Everything you need to know about Sport Climbing’s debut at the Tokyo Olympics

In just a few hours, Sport Climbing will make its historic Olympic debut. But for those new to the sport at the Olympic Games Tokyo 2020, what exactly is Sport Climbing and the combined format?

Sport Climbing is comprised of three different disciplines: speed, bouldering, and lead. Each discipline has its own set of rules and requires different sets of skills to excel and ultimately reach the top of the walls.

  • Speed Climbing: Climbers race up parallel standardized walls in a series of one-on-one heats. The fastest climber in each race advances to the next round until the winner is determined.
  • Bouldering: Using their power and agility, climbers have four minutes to try to reach the top of each four-meter wall in the lowest number of attempts.
  • Lead Climbing: Climbers have one six-minute attempt to reach the top of the 15-meter wall. The highest climber wins. If two or more climbers reach the top, time determines the winner.


For the Olympic Games, Sport Climbing is stepping away from the usual individual competitions for each discipline to the new Olympic combined format. This format does exactly as the name suggests and combines speed, bouldering, and lead.

The competition will begin with speed climbing before advancing to bouldering and ending with lead climbing. To determine each athletes’ final score, their placements from each event will be multiplied together. For example, if an athlete places 5th in speed climbing, 3rd in bouldering, and 1st in lead climbing, their score would be 15 (5x3x1). The athlete with the lowest score at the end of the competition will be crowned the winner.

More information about the combined format can be found here, presented by the International Federation of Sport Climbing (IFSC), the international governing body of sport climbing.  


For newcomers to the sport who want to try to follow along with the commentators at home, here are a few key terms to know:  

  • Route and/or Problem: The sequence of climbing holds on a wall that climbers use to reach the top. No route/problem is repeated in any competition.
  • Routesetter: Someone who designs, tests, and places holds on a climbing wall.
  • Pad: Used only in speed climbing at the start and the finish. At the start, climbers put their feet on it before the race to avoid false starts. At the end, climbers slap the pad at the top of the wall to record their time. 
  • False Start: Used exclusively in speed climbing when a climber’s foot leaves the starting pad within 0.1 seconds of the starting beep.
  • Top: Not just used to refer to the end of a climbing route, it is also the term used to signify a successful attempt in bouldering or lead.
  • Zone: The middle point on a bouldering route that can be used to distinguish the final ranking of the athletes.
  • Attempt: The official word used to announce the number of ‘tries’ a climber has made on a boulder wall.
  • Flash: When a climber successfully completes the route or problem on their first attempt.
  • Crux: The most difficult section of a climbing route. The section can be considered a crux if it is very steep or the movements are hard to complete.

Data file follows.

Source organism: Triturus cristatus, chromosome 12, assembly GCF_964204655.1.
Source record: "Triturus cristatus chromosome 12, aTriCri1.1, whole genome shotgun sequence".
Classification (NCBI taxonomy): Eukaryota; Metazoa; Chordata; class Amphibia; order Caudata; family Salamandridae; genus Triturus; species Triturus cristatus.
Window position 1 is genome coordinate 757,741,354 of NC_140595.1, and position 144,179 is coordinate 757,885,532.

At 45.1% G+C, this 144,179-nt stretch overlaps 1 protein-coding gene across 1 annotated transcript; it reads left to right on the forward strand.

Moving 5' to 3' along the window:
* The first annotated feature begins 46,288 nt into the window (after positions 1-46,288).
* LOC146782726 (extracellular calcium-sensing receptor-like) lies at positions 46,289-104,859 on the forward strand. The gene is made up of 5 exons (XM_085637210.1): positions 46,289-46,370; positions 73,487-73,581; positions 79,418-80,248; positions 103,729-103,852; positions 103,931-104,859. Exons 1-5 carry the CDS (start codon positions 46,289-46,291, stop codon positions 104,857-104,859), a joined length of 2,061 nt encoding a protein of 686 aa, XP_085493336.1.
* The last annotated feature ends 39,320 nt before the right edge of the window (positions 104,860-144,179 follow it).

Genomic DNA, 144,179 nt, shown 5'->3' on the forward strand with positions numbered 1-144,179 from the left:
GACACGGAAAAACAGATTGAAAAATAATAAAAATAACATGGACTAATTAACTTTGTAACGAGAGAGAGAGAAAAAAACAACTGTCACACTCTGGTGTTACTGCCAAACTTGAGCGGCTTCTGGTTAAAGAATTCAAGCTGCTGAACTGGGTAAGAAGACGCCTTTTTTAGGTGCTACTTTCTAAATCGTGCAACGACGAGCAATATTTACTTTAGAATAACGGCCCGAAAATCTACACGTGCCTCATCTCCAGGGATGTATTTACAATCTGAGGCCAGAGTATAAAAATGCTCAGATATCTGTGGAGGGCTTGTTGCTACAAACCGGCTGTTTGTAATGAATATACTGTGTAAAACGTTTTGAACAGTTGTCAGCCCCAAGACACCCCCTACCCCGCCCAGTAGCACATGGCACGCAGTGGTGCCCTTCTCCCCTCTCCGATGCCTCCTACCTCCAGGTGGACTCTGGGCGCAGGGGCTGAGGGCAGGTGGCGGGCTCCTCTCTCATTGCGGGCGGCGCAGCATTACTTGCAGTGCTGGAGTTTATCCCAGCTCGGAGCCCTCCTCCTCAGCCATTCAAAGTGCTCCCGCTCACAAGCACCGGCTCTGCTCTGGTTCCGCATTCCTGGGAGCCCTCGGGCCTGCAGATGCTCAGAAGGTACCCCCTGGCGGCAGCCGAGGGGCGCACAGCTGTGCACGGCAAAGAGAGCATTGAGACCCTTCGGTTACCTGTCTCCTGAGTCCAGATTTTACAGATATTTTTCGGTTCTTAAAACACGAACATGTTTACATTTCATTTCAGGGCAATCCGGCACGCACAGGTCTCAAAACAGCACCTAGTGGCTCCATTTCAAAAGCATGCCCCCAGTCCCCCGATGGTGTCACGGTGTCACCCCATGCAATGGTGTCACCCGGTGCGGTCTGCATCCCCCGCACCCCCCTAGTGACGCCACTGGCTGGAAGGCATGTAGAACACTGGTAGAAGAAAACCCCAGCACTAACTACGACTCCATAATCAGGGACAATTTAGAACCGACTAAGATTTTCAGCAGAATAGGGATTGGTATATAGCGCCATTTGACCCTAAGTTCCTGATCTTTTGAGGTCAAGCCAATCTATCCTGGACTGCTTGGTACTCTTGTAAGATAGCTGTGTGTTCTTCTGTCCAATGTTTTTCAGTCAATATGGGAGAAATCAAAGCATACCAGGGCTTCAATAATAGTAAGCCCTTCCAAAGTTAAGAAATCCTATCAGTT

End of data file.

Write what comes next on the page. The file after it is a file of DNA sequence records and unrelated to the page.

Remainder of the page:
• Match or Matching: When a climber puts both their hands or feet on the same hold at the same time.
  • Dyno: A powerful climbing move when the climber jumps or moves ‘dynamically’ from one hold to the next.
  • Quickdraw: A piece of climbing equipment that freely connects the climbing rope to the anchor bolts on the wall in lead climbing to prevent the climber from falling.
  • Volume: Large structures attached to the climbing wall that can be used by routesetters to change the shape of the wall or as holds.


To further make the Olympic games as accessible as possible to new audiences, our team at LUXOV® has worked tirelessly to develop innovative products to display the routes and track the climbers on the walls. We proudly introduce the LUXOV® Touch Speed holds, Speed Tracking software, and 3D Climbing Event Manager:

  • The LUXOV® Touch Speed holds are touch-sensitive and compliant with the IFSC’s speed climbing hold standards. The addition of these innovative black holds to each speed wall makes it possible to measure how fast climbers move up the wall to easily follow their progress by detecting their touch and collecting grip data.
  • The LUXOV® Speed Tracking software uses a simple camera and computer to focuses on each climber’s center of gravity and follows them up the route. Then, the ultra-fast video capture technology produces visually understandable graphics and results almost instantaneously to provide in-depth and comprehensive explanations of speed climbing to the audience.
  • The 3D Climbing Event Manager software: This virtual reality software enables the creation of virtual competition environments with access to an integrated library of more than 1,500 holds and volumes approved by the IFSC. Within the 3D Climbing Event Manager, users can also position up to 10 cameras and record video sequences to share with audiences before, during, and after the event. 

The LUXOV® team is looking forward to the start of Sport Climbing’s first Olympic competition and can’t wait to share it with you! See you in Tokyo to enjoy the most unique visualization ever used in a Sport Climbing competition!

Check out our video featuring French speed climber Guillaume Moro explaining how the Olympic competition will play out:

Check out the complete schedule of events so you don’t miss a second of this historic moment: 

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